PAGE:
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Minding Your Balance Sheet and Working Your Working Capital

January 18, 2019
farmdoc daily (9):10
Recommended citation format: Zwilling, B., B. Biros and D. Raab. "Minding Your Balance Sheet and Working Your Working Capital." farmdoc daily (9):10, Department of Agricultural and Consumer Economics, University of Illinois at Urbana-Champaign, January 18, 2019. Permalink

If it isn’t already on your New Years’ Resolution list, improving your financial reporting and improving your understanding of your balance sheet should be on that list.  Navigating the challenging financial and economic environment makes it very necessary that you understand the factors affecting your balance sheet.  That knowledge and understanding are the keys to surviving and thriving in the current low price environment where margins are thin and cash is tight.    Today’s article discusses working capital but keep in mind that working capital is merely the short term or current part of your equity or net worth.

Understanding the causes of working capital changes gains insight on managing your farm business for 2019 and beyond.  Measuring the difference between your current assets and current liabilities at the same stage of the accounting cycle or production year is how working capital is calculated and evaluated.  In the Midwest, we typically prepare December 31st balance sheets.  At that time, harvest is complete and either the 2018 crop has been sold and is represented as cash on your balance sheet assuming that cash remains unspent. Or, your 2018 crop is in end of the year inventory and is priced which creates a known dollar value that is a current asset.  Or, your 2018 crop is in end of the year inventory and is unpriced creating the need to set a price so that the value of that unpriced crop is reported as a current asset.  It is evident that commodity prices and the number of bushels represent two significant factors in current assets their change from year to year.

Improvements or additions to your working capital are typically the result of profits from your farm business but also include any other sources of net revenue from non-farm businesses or off-farm employment.

Things that draw upon your working capital.  If profit driven improvements to your working capital are small then improving working capital become a matter of controlling expenses so that current liabilities are not increasing.  And remember, not all drawn down of working capital is necessarily a sign of trouble.  A planned build-up of working capital over a period of year followed by a planned draw down of working capital could be the result of the planned acquisition of land or other assets.  What might appear to be a drawdown of working capital could also be a difference in reporting dates of asset values.  December 31st working capital can be vastly different from January 31st working capital if intermediate or long-term debt payments are due in January.  In that case, working capital (short term net worth) is turned into intermediate or long term net worth and as such is turned into less liquid equity – reducing your working capital.  This is why it’s important to measure at the same stage of the accounting cycle or production year…need to make sure it is an ‘apples to apples’ comparison of working capital from one year to the next.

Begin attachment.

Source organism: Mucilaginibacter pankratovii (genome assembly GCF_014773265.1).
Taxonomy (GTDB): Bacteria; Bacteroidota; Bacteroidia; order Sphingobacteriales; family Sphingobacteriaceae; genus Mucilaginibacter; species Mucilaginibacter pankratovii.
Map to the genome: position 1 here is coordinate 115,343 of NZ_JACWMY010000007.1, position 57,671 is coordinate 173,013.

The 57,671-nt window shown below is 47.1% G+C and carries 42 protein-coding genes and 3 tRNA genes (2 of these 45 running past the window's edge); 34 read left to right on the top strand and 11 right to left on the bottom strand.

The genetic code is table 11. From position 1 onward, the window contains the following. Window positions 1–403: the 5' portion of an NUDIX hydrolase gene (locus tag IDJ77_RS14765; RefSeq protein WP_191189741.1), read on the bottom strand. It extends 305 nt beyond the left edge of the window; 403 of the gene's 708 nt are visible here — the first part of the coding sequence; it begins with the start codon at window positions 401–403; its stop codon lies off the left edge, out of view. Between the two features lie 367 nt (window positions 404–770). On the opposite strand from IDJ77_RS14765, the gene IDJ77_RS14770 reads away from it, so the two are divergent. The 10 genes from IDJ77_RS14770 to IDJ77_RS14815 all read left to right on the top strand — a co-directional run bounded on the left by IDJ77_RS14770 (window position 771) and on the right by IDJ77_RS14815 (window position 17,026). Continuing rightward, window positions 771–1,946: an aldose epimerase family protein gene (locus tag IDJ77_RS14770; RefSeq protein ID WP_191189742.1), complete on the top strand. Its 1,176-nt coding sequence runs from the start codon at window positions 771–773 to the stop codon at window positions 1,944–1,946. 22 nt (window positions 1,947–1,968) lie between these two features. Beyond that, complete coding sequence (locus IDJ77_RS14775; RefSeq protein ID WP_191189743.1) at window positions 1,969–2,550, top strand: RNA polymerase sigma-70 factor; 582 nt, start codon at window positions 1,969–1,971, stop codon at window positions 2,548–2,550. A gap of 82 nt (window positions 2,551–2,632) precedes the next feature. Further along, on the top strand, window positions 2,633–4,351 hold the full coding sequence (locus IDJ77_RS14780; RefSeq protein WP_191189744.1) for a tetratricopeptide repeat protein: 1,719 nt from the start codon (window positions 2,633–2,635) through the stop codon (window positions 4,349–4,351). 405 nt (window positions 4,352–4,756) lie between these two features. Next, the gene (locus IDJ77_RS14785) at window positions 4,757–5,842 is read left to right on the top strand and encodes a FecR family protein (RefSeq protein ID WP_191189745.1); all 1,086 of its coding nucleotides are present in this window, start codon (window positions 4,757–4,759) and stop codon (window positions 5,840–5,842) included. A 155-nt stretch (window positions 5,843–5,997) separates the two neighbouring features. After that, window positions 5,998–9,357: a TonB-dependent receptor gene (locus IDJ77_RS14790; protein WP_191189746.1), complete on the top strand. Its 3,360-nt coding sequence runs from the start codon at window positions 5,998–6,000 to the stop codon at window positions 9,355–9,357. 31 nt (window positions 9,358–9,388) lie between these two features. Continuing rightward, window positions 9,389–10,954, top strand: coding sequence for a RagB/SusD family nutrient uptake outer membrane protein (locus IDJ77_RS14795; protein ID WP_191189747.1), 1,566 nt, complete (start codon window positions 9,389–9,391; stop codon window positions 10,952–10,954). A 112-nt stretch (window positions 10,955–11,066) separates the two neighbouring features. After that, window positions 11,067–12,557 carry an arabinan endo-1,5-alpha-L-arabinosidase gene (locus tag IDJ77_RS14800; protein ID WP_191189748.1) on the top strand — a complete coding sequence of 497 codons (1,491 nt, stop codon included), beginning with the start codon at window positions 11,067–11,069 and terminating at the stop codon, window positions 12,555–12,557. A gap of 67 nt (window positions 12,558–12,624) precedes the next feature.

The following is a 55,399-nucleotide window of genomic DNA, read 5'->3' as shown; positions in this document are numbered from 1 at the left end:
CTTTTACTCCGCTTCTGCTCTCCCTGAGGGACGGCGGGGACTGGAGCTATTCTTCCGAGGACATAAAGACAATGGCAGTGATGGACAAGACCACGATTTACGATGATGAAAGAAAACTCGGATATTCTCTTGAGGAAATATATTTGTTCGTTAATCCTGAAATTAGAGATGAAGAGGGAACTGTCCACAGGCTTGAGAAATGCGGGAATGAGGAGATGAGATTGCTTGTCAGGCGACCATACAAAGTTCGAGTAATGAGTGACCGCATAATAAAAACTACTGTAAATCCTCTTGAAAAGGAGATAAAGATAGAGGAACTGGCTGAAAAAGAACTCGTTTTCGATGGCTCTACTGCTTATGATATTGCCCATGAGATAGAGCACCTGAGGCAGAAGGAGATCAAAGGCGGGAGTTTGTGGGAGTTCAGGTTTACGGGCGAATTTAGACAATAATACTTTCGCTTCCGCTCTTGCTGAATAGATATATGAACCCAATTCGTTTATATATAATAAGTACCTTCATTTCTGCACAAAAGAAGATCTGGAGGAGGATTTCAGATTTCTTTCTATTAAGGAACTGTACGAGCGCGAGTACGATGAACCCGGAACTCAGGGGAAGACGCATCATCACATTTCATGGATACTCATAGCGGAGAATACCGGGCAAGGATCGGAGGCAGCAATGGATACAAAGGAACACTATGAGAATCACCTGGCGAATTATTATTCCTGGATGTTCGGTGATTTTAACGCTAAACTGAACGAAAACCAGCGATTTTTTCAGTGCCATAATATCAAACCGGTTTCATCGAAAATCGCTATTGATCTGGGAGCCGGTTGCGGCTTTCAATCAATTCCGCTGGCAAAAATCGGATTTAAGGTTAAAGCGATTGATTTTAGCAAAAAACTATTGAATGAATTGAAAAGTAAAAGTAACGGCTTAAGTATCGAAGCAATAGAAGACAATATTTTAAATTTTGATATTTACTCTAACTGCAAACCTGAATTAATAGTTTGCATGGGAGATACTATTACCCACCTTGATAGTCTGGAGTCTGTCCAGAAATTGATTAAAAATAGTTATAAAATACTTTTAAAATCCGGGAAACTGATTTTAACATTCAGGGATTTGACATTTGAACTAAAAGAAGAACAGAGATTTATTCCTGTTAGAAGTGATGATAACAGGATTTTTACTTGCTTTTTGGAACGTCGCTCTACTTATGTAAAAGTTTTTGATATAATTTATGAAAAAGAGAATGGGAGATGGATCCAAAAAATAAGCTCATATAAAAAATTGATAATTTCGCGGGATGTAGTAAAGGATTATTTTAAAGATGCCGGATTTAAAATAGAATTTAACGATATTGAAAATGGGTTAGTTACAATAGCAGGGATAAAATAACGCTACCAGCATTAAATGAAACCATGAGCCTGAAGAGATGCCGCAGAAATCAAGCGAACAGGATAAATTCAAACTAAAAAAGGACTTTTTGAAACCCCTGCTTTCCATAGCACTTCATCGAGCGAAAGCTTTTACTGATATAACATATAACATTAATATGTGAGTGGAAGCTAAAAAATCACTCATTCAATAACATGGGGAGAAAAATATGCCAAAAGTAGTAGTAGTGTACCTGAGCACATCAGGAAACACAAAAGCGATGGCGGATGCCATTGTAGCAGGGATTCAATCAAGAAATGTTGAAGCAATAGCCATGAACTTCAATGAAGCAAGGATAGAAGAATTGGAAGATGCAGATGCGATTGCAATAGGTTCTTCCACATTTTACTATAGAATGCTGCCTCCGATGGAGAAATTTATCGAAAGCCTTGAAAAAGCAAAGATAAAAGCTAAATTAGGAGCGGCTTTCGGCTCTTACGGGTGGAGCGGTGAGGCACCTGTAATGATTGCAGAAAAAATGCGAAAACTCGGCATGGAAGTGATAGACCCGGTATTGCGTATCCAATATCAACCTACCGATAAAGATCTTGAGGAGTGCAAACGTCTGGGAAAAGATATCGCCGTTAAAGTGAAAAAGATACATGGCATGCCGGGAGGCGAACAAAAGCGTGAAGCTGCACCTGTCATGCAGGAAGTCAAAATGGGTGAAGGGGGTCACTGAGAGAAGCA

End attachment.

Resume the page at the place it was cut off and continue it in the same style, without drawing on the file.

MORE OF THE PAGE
Know you working capital, in this period of declining prices you must be in the practice of preparing an accurate balance sheet and accrual income statement.  You need to have the knowledge that you can take action and price grain if you see opportunities to sell.  Don’t leave grain in the bin and assume that tomorrow or next month or next year will be a better day.

Now is a great time to reinvest your working capital into your next crop.  Now is not the time for unplanned uses of working capital.  Paying federal and state income tax is OK…and is much better that spending working capital on depreciable capital asset purchases to solve a tax problem.  There is no need to spend a dollar to save a dime.  It’s OK to leave your working capital as liquid cash.  Have a supply of cash puts you in the position of being able to take advantage of opportunities that might materialize and lets you thrive in an economy that presents challenges – lower commodity prices, see sawing trade signals, changing government regulation, etc.

If a re-finance of intermediate term or long term assets is in your future – make sure you have considered the impacts carefully.  Refinancing does provide cash to improve your working capital but does not change your net worth.  Refinancing merely takes some of your intermediate term or long term net worth and turns it into current net worth.  The obvious downside of refinancing term debt is that you are amortizing a short-term problem over a five, seven or even fifteen year payback period.

The authors would like to acknowledge that supporting data used in this article originates with the Illinois Farm Business Farm Management (FBFM) Association. Without Illinois FBFM, information as comprehensive and accurate as this would not be available for educational purposes. FBFM, which consists of 5,500+ farmers and 65 professional field staff, is a not-for-profit organization available to all farm operators in Illinois. FBFM field staff provide on-farm counsel along with recordkeeping, farm financial management, business entity planning and income tax management. For more information, please contact the State FBFM Office located at the University of Illinois Department of Agricultural and Consumer Economics at 217-333-5511 or visit the FBFM website at www.fbfm.org.

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